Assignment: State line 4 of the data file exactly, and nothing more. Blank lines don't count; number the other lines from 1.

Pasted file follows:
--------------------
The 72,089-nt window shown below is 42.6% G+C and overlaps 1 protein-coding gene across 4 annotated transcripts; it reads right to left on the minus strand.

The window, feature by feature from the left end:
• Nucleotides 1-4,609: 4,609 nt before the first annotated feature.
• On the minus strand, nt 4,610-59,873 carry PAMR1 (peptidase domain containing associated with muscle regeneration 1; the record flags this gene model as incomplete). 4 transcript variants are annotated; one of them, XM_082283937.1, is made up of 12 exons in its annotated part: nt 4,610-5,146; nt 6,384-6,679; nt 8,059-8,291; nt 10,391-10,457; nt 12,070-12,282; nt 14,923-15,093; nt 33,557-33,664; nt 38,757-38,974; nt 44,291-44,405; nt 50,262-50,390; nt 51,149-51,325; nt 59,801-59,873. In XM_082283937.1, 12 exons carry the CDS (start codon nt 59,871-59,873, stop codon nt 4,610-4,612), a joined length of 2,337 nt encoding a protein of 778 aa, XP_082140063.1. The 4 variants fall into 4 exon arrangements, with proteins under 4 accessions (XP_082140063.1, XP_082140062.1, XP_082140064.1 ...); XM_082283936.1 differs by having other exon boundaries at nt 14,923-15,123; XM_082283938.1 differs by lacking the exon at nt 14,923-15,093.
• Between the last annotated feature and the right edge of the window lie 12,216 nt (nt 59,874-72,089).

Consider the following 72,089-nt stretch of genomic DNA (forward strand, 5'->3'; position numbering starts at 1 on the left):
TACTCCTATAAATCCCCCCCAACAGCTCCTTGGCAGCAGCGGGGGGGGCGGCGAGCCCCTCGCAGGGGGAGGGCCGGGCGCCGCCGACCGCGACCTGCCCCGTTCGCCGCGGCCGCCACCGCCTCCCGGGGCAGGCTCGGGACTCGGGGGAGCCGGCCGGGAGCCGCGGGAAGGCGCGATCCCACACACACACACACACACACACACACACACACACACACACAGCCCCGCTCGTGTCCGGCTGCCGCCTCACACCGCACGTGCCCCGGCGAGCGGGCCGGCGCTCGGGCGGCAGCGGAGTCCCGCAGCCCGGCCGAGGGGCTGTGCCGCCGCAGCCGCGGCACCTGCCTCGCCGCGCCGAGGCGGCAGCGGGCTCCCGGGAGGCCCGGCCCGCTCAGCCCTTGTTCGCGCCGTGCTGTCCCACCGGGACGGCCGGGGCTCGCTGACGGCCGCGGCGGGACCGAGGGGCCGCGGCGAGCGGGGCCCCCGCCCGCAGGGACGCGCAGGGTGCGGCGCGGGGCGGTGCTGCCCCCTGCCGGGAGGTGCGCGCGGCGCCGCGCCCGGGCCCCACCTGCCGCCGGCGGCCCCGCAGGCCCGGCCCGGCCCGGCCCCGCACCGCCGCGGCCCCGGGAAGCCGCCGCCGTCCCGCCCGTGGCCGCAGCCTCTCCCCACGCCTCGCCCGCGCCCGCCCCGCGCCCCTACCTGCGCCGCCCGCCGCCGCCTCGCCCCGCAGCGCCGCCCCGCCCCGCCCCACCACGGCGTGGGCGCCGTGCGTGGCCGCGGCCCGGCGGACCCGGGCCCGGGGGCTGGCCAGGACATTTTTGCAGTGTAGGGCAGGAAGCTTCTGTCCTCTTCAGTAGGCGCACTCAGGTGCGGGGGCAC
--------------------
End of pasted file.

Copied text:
• On the minus strand, nt 4,610-59,873 carry PAMR1 (peptidase domain containing associated with muscle regeneration 1; the record flags this gene model as incomplete). 4 transcript variants are annotated; one of them, XM_082283937.1, is made up of 12 exons in its annotated part: nt 4,610-5,146; nt 6,384-6,679; nt 8,059-8,291; nt 10,391-10,457; nt 12,070-12,282; nt 14,923-15,093; nt 33,557-33,664; nt 38,757-38,974; nt 44,291-44,405; nt 50,262-50,390; nt 51,149-51,325; nt 59,801-59,873. In XM_082283937.1, 12 exons carry the CDS (start codon nt 59,871-59,873, stop codon nt 4,610-4,612), a joined length of 2,337 nt encoding a protein of 778 aa, XP_082140063.1. The 4 variants fall into 4 exon arrangements, with proteins under 4 accessions (XP_082140063.1, XP_082140062.1, XP_082140064.1 ...); XM_082283936.1 differs by having other exon boundaries at nt 14,923-15,123; XM_082283938.1 differs by lacking the exon at nt 14,923-15,093.